It’s your turn to be a legislator.
In Tuesday’s election, Massachusetts voters will decide the fate of four proposed laws. They’re called ballot questions because they appear on our ballot as interrogatories, i.e. — “do you approve of” — followed by the substance of the initiative.
Question 1 proposes another slot parlor in Massachusetts. No thank you.
Question 2 asks whether Massachusetts should authorize as many as 120 new charter schools — up to a dozen a year for the next decade. To this question, even people who in general enthusiastically endorse charter schools should just say no.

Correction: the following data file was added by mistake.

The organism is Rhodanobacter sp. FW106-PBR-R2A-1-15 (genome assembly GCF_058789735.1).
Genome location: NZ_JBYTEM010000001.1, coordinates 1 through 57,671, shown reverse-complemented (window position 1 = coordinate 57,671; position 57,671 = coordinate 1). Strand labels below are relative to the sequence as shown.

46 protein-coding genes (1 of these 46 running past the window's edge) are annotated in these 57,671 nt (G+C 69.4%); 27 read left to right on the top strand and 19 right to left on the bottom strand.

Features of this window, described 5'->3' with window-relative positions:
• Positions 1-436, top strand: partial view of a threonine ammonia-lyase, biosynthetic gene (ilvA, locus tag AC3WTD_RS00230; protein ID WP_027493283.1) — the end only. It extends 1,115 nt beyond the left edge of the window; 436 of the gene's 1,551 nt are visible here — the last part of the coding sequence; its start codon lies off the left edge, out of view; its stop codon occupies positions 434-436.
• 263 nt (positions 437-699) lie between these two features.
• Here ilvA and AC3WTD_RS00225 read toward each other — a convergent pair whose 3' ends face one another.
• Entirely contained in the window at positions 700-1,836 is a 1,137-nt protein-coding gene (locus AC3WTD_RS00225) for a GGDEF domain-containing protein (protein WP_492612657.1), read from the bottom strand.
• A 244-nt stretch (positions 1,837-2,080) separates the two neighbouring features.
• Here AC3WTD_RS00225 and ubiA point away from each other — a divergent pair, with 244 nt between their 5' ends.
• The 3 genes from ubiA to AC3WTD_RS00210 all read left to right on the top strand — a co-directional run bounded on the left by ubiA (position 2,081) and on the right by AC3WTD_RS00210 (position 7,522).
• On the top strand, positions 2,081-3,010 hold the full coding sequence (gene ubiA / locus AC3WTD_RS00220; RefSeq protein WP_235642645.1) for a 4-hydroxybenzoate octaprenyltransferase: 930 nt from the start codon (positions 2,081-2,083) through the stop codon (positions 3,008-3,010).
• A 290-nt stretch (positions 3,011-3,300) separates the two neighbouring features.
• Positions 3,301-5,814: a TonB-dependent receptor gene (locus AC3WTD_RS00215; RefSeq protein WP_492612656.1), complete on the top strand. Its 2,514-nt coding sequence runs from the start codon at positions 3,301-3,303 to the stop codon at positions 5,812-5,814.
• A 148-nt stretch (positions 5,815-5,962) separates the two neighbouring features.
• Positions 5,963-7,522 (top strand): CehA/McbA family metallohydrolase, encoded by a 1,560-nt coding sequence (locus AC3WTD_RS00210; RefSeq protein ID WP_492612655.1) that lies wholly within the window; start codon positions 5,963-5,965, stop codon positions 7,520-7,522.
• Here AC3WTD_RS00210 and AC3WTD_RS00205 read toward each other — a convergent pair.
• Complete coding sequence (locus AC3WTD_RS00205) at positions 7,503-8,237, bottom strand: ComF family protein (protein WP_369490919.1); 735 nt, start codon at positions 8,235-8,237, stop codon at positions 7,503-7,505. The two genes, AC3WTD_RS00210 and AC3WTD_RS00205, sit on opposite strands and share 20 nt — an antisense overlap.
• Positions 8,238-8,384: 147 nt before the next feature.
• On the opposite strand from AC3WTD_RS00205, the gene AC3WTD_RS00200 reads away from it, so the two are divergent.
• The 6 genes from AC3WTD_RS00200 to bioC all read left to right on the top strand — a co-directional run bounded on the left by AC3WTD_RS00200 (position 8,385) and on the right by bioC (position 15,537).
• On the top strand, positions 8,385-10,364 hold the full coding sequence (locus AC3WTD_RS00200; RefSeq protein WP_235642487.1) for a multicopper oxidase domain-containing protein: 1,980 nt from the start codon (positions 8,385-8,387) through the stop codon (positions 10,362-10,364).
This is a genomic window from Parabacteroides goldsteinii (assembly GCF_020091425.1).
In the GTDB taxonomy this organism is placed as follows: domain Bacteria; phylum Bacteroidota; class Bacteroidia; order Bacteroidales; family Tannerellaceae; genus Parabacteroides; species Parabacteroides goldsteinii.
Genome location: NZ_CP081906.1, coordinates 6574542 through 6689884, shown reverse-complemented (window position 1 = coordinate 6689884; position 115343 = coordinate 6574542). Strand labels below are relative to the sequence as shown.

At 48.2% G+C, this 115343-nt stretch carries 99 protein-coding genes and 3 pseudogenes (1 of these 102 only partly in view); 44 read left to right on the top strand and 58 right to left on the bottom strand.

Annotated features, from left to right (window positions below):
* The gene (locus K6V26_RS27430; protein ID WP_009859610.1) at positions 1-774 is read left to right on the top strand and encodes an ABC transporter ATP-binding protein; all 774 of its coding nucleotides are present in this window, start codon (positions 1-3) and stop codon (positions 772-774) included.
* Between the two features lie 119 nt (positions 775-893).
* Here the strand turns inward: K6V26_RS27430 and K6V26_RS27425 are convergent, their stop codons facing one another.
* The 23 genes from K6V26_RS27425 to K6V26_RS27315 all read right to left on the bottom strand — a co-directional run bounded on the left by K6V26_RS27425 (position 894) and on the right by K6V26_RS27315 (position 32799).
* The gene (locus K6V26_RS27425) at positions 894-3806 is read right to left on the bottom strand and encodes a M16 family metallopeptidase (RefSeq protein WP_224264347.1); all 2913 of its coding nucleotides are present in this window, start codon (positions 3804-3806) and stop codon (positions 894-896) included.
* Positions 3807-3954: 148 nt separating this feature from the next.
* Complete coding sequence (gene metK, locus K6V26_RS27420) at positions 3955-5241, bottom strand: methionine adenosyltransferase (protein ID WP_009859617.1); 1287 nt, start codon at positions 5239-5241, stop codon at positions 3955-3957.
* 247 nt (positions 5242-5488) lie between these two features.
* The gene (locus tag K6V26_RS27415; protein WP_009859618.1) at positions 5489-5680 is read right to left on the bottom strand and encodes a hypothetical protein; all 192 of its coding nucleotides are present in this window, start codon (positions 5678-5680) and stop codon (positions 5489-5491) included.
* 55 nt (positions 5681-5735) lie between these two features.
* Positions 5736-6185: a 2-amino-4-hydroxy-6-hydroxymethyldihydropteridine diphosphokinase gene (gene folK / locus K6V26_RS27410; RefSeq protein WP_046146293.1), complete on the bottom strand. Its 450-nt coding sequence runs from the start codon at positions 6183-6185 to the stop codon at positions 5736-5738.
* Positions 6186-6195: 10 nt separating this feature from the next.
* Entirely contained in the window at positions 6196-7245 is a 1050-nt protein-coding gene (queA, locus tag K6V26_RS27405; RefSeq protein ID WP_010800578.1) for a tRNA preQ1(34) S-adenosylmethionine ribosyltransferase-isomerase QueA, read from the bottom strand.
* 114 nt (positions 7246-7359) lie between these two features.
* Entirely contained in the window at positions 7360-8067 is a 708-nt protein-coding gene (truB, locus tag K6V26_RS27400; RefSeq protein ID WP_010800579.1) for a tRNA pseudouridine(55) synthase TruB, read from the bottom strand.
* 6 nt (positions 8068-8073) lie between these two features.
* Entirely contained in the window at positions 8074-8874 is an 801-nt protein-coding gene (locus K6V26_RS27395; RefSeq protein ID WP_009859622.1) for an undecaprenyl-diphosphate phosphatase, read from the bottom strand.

Let’s, as they said in “All the President’s Men,” follow the money. Question 2 would require Massachusetts public schools, which already pay $425 million a year for the existing 65 charters, to fork over up to an additional $1 billion annually for the new ones at the end of 10 years. The credit-rating agency Moody’s Investors Service has warned that passage of this ballot question could significantly weaken municipalities’ (including Boston’s) financial standing and threaten their credit ratings.
More on money: look at who is bankrolling the Yes on 2 campaign....Read More of Bill Newman opposes Questions 1 and 2, favors 3 and 4